A global economic crisis and significant fluctuations in commodity markets have severely impacted agricultural interests throughout the nation, and crises related to unmet behavioral health needs are affecting farming communities everywhere. But evidence suggests that states like Iowa, where an assistance network is already in place, have avoided the worst of it.

“In the other states, agencies get calls from rural people who don’t know who they can speak with or where they can go to get assistance,” Rosmann explained. “It was difficult for states to provide behavioral health services before, but now, because of financial difficulties, the number of farmers and ranchers who need assistance is growing and, without a hotline and additional services like our Sowing the Seeds of Hope in place, states are scrambling to meet these needs.”

Although other states began contacting Rosmann and AgriWellness about two years ago about providing similar programs, interest has intensified over the past year, coinciding with increased financial strain in several agricultural sectors. While Rosmann can offer advice about operating mental health services for rural residents, the one question he does not know the answer to is how states will find the money to fund the services.

“Although the Farm and Ranch Stress Assistance Network has been authorized as a part of the Farm Bill, Congress has unfortunately not made appropriations for it,” Rosmann said.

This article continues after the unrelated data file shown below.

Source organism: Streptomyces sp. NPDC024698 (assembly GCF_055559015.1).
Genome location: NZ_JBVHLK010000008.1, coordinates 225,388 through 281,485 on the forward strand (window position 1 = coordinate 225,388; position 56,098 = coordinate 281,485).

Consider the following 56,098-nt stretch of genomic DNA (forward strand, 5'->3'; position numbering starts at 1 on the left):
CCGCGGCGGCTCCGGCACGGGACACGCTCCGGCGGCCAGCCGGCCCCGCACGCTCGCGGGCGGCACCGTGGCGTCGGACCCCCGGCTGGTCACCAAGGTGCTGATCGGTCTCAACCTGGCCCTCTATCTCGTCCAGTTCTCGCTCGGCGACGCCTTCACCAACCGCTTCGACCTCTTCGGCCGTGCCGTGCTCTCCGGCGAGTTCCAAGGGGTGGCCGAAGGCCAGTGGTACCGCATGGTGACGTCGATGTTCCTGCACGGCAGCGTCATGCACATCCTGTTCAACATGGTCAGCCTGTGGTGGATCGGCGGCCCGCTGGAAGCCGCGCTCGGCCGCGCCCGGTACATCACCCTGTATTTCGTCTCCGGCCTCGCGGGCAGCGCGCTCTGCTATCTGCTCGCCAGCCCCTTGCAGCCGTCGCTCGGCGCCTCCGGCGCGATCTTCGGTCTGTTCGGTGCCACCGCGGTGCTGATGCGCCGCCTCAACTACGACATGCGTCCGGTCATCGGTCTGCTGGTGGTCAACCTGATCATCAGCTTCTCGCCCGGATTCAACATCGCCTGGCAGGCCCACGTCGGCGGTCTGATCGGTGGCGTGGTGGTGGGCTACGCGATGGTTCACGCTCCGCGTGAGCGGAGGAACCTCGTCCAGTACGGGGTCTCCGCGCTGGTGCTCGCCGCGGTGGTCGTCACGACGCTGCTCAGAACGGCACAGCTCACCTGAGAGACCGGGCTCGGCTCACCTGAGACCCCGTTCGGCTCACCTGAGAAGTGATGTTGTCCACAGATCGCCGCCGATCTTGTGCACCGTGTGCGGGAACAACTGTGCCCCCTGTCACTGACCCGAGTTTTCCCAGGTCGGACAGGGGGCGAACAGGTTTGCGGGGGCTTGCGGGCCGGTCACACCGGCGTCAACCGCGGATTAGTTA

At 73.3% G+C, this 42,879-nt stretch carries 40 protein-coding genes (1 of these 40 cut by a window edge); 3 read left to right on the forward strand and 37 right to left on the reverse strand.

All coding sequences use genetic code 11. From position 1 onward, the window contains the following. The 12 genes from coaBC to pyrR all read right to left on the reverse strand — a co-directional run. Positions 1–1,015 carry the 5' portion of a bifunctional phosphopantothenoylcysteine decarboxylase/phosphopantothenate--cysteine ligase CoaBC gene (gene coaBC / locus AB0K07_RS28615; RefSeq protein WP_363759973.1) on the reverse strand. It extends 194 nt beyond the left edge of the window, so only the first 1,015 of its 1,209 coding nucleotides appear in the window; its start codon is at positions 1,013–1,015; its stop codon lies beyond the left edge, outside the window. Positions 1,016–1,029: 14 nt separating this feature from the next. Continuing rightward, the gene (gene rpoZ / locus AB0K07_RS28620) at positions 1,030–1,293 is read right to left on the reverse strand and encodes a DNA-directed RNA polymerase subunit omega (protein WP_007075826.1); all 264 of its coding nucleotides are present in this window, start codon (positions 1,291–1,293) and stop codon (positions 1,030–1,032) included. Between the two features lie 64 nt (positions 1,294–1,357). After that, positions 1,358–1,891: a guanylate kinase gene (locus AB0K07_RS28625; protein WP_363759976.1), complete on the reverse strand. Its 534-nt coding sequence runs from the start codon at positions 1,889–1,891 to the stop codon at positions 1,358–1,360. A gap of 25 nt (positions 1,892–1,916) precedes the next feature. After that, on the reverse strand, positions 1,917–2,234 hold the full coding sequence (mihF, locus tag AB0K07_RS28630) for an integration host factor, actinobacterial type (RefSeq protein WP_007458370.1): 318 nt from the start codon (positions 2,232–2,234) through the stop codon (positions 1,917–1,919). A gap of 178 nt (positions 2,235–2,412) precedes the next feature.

With federal appropriations in place, the program would have made competitive grants available through extension services to establish hotline services as well as provide behavioral health care access in the nation’s most geographically rural areas. Without the funding, individual states must use their own resources to begin outreach and assistance to rural areas — a task made more difficult by strained state budgets nationwide.


“We are still hopeful that a federal appropriation will come through. Without it, I just don’t see how these other states are going to be able to get the ball rolling,” Rosmann said.

Although appropriations were not contained in either the U.S. House or Senate versions of the relevant appropriations bill, U.S. Sen. Tom Harkin (D-Iowa) said Thursday morning that he will continue to fight for the program both through the appropriations bill conference and through direct negotiations with the U.S. Department of Agriculture.

“In Iowa we have things like Sowing the Seeds of Hope, which is a program available to farmers. Farmers in other states might not be so fortunate,” Harkin said by phone. “That’s why I’m going to continue to fight for funding for this as it moves through conference. I recognize the need to provide this, and I’m going to continue to fight for it.

“I’ve got to tell you that getting the funding is going to be an uphill battle, but I’m going to do everything I can because I remember what happened in the 1980s and I don’t want a repeat of that — where farmers were committing suicide and families were breaking up because of the undue stress that happened in the 1980s. And, for a meager amount of money, you can provide a lot of assistance to farmers and ranchers who are in real trouble.”

Specifically, Harkin is hoping to redirect money that is either already included in the farm appropriations bills or at the disposal of the USDA.

“I hope we can be successful,” Harkin added. “As I said, we know it is needed. We learned from the 1980s that some of these things can be very, very helpful in getting people through a rough patch. I just can’t tell you whether or not we will be successful or not, but we’ll do our best and see what happens. … We know we have some hurdles, but we’re going to continue to try.”